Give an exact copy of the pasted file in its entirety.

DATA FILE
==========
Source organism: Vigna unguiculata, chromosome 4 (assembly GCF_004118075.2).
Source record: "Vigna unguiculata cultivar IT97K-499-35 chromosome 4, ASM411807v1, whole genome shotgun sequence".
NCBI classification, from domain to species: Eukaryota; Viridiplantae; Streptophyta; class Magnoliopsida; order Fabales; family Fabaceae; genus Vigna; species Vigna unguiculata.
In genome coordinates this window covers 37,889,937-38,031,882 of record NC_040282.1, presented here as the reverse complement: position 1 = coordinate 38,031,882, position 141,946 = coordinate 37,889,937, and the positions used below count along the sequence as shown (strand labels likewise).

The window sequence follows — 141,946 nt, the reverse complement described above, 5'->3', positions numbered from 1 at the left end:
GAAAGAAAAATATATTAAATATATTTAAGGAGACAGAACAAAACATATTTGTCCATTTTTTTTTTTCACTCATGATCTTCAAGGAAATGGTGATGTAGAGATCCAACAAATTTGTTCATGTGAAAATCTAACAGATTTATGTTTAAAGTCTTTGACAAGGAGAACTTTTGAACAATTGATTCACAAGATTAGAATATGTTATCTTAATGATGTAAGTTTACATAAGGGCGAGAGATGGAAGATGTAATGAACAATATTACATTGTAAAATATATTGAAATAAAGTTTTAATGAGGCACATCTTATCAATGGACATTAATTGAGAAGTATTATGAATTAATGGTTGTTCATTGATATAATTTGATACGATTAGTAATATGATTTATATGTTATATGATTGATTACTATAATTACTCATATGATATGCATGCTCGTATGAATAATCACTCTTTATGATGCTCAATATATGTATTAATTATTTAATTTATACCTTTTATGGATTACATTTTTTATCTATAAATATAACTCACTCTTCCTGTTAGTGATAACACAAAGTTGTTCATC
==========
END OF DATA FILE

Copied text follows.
Source organism: Vigna unguiculata, chromosome 4 (assembly GCF_004118075.2).
Source record: "Vigna unguiculata cultivar IT97K-499-35 chromosome 4, ASM411807v1, whole genome shotgun sequence".
NCBI classification, from domain to species: Eukaryota; Viridiplantae; Streptophyta; class Magnoliopsida; order Fabales; family Fabaceae; genus Vigna; species Vigna unguiculata.
In genome coordinates this window covers 37,889,937-38,031,882 of record NC_040282.1, presented here as the reverse complement: position 1 = coordinate 38,031,882, position 141,946 = coordinate 37,889,937, and the positions used below count along the sequence as shown (strand labels likewise).

The window sequence follows — 141,946 nt, the reverse complement described above, 5'->3', positions numbered from 1 at the left end:
GAAAGAAAAATATATTAAATATATTTAAGGAGACAGAACAAAACATATTTGTCCATTTTTTTTTTTCACTCATGATCTTCAAGGAAATGGTGATGTAGAGATCCAACAAATTTGTTCATGTGAAAATCTAACAGATTTATGTTTAAAGTCTTTGACAAGGAGAACTTTTGAACAATTGATTCACAAGATTAGAATATGTTATCTTAATGATGTAAGTTTACATAAGGGCGAGAGATGGAAGATGTAATGAACAATATTACATTGTAAAATATATTGAAATAAAGTTTTAATGAGGCACATCTTATCAATGGACATTAATTGAGAAGTATTATGAATTAATGGTTGTTCATTGATATAATTTGATACGATTAGTAATATGATTTATATGTTATATGATTGATTACTATAATTACTCATATGATATGCATGCTCGTATGAATAATCACTCTTTATGATGCTCAATATATGTATTAATTATTTAATTTATACCTTTTATGGATTACATTTTTTATCTATAAATATAACTCACTCTTCCTGTTAGTGATAACACAAAGTTGTTCATC